[Spelling Progress Bulletin, Fall 1982 p1]

Late News.

See ISD in Newsletters.

International Spelling Day, Sept. 30.

In 1981, International Spelling Day was celebrated in a wide variety of places over the world, and was even proclaimed by the mayor of Detroit.
We hope that Sept. 30, 1982 will extend the public's interest further. It's up to you to arouse interest in your local schools, newspapers, get the public interested in noticing spelling changes, mistakes or simplified spelling in public signs, street or traffic signs, supermarket products such as: Kodak, Sunkist, Mobil Oil, Gro-Mor, Wel-bilt, Tydy-bol, and dozens more. How many can you list? Ask for spelling games, shortened spellings, such as SR-1 in newspapers and magazines, and write feature articles to publicize Spelling Day. Cross out unnecessary silent letters in 884 words, such as: have, give, build, bread, breast, are, dead, deaf, head, health, heaven, heavy, instead, lead, bargain, Britain, captain, mountain, and hundreds more. Eliminating these unnecessary letters could save space and make it easier for children to learn how to use fonics in learning to spell. If you want to see the list of 884 words, let us know and we will publish it.

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The second edition of the book, Spelling Reform a Comprehensive Survey of the many aspects of the problems is now available in a limited edition. Price $30.00 plus $2.00 shipping. 304 pp. 144 articles by 72 different authors, among whom are: George Bernard Shaw, !Mark Twain, Sir Cyril Burt, Sir David Eccles, Sir James Pitman, Admiral Jas. D. Watkins and many other educators and writers. Newell W. Tune, publisher (address above)

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Members of the SSS are anxiously awaiting news about the proposed 4th International Conference on Reading and Spelling, but plans have not progressed so far as to have definite information as to the place or time. Perhaps more information will be available for our next issue.

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Obituary.

Hugh V. Jamieson of Dallas, Tx, former owner of the Jamieson Film Co., author of the Sensibul English Speling Dikshuneri, died May 6, 1982, after a brief illness.

Born in 1889 in Burlingame, Kan., he graduated from Baker Univ. in 1910 with a B.A. degree in Science. He started his film career that same year, borrowing $150 to buy a movie projector.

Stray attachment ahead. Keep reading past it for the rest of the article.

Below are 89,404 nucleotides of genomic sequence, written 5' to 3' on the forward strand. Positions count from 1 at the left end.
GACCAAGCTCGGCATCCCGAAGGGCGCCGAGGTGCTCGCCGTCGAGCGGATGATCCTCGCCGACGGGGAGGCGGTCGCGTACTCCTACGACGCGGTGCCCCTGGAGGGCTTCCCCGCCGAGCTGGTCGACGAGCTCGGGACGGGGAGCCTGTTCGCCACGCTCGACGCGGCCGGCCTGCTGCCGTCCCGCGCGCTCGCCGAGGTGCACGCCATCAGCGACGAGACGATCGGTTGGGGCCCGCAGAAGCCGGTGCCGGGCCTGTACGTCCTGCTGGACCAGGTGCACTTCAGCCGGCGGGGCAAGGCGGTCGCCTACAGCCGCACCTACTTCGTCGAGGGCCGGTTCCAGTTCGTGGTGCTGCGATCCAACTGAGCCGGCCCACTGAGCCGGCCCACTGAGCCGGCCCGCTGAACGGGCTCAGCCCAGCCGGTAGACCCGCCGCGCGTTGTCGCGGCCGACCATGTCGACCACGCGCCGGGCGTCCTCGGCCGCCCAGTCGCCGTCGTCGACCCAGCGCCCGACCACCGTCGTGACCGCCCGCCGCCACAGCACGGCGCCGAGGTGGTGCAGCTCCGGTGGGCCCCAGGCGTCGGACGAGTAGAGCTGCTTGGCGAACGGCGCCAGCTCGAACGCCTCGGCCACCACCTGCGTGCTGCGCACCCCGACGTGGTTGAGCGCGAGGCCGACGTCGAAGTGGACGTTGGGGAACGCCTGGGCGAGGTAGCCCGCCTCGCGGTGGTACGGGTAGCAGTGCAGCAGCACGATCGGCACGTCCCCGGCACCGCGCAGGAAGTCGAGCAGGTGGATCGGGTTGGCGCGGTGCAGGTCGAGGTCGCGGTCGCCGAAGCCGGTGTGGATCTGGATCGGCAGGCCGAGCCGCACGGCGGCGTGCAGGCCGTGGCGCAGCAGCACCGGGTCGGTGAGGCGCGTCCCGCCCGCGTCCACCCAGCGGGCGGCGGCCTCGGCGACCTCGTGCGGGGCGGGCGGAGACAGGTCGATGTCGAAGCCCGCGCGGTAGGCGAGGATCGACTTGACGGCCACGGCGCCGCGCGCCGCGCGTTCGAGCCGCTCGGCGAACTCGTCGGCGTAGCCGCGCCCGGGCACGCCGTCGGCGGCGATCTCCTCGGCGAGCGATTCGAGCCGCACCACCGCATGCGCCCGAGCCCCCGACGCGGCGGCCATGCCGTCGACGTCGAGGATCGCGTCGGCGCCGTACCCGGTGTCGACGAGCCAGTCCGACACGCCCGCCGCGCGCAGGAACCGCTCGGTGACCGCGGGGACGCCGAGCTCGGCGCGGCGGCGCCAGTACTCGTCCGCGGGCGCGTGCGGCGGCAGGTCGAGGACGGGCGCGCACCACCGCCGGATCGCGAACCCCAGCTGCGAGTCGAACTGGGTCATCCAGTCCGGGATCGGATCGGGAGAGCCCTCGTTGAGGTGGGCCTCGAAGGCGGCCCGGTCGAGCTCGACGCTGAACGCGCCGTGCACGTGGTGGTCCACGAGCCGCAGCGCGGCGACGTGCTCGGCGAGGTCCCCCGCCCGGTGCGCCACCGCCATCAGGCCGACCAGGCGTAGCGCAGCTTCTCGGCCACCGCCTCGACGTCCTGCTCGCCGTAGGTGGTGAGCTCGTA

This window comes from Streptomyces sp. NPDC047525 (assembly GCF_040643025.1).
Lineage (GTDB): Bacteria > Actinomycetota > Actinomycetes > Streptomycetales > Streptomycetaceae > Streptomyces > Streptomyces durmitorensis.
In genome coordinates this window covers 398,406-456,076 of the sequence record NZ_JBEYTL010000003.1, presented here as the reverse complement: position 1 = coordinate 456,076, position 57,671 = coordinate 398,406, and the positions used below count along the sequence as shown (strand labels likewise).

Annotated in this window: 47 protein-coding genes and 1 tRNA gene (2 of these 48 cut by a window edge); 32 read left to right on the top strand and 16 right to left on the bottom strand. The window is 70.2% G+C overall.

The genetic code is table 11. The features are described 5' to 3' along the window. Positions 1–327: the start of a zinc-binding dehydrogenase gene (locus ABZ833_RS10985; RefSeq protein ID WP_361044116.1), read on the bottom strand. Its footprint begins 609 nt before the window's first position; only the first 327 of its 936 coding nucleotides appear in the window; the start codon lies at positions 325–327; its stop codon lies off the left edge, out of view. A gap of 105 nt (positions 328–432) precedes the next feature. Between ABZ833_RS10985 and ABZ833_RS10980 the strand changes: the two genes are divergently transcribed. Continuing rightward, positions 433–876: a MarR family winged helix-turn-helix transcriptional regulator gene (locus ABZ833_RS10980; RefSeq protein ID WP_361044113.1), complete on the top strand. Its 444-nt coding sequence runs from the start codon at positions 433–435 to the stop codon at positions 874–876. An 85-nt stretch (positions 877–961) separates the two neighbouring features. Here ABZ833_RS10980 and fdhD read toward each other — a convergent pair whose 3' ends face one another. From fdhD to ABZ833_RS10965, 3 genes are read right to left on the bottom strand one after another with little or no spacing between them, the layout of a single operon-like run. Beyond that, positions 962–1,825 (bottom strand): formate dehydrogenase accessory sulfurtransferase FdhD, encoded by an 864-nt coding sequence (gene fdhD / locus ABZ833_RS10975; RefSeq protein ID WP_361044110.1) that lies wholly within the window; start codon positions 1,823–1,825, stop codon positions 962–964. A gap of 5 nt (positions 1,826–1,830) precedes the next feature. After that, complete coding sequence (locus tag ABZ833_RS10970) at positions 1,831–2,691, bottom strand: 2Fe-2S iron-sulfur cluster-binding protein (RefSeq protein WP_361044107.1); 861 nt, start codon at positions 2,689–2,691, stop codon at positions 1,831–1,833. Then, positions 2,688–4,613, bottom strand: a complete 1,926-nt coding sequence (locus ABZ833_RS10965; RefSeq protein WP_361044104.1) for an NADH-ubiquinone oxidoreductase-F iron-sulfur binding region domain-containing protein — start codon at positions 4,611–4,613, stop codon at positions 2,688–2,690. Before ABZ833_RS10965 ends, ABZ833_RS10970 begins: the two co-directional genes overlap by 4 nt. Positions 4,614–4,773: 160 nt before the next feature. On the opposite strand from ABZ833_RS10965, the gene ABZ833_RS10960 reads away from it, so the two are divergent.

Moving to Dallas in 1916, he started the Jamieson Film Co. and latter contributed several technological innovations to film processing. In 1942, he became a member of the War Production Advisory Committee for industrial and advertizing film producers and distributors.

Jamieson retired in the mid-1960's, and published his dikshuneri in the early '70's. He was a lifelong member of the Soc. of Motion Picture and Television Engineers. He presented a paper at the 1975 SSS Conference and showed a motion picture at the 1979 SSS Conference.

Survivors include his wife, Primrose, two sons, two grandchildren and one great-grandchild. [See Bulletin.]

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Dr. Walter Gassner, of Randwick, Australia, died Dec. 4, 1981. He leaves his widow, Kitty. He contributed a paper to each of the three SSS conferences on Reading and Spelling. No other details are available. [See Bulletins.]

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[Spelling Progress Bulletin, Fall 1982, p20]
[John Downing: see Journals, Newsletter, Anthology, Bulletins.]

SSS Conference 3: Implementation of change in English spelling.
Spelling Reform - Pro and Con.

"Spelling Reform - Let's be Practical,"

by John Downing, Ph.D.*

*Pres. Simplified Spelling Soc., Univ. of Victoria, Victoria, B.C., Canada. Presented in absentia.

Abstract.

Obstacles to reforming our spelling: children's opinions - those who are now learning our present spelling, literate adults, stability of present spelling and printing, costs of making the changes, objections by printers (valid or not?), librarians, teachers, employers, etc.

Reasons for making changes: economic, removal of confusion, easier to teach, illiteracy due to inability to cope with erratic, confusing spelling, possibility of accepting changes depends on how practical they are.

Corpus.